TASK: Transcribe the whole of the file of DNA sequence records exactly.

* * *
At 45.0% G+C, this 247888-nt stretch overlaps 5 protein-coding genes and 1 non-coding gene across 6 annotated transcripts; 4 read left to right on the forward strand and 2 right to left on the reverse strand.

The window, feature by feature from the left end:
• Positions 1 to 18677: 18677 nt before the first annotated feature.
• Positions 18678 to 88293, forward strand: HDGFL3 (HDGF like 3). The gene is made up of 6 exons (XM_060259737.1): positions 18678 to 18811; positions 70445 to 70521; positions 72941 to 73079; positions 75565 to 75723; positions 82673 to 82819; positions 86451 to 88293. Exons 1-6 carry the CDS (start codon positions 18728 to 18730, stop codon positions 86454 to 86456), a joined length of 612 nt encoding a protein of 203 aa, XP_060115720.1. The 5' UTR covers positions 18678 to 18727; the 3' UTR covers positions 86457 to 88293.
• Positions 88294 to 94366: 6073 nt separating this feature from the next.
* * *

At 45.0% G+C, this 247888-nt stretch overlaps 5 protein-coding genes and 1 non-coding gene across 6 annotated transcripts; 4 read left to right on the forward strand and 2 right to left on the reverse strand.

The window, feature by feature from the left end:
• Positions 1 to 18677: 18677 nt before the first annotated feature.
• Positions 18678 to 88293, forward strand: HDGFL3 (HDGF like 3). The gene is made up of 6 exons (XM_060259737.1): positions 18678 to 18811; positions 70445 to 70521; positions 72941 to 73079; positions 75565 to 75723; positions 82673 to 82819; positions 86451 to 88293. Exons 1-6 carry the CDS (start codon positions 18728 to 18730, stop codon positions 86454 to 86456), a joined length of 612 nt encoding a protein of 203 aa, XP_060115720.1. The 5' UTR covers positions 18678 to 18727; the 3' UTR covers positions 86457 to 88293.
• Positions 88294 to 94366: 6073 nt separating this feature from the next.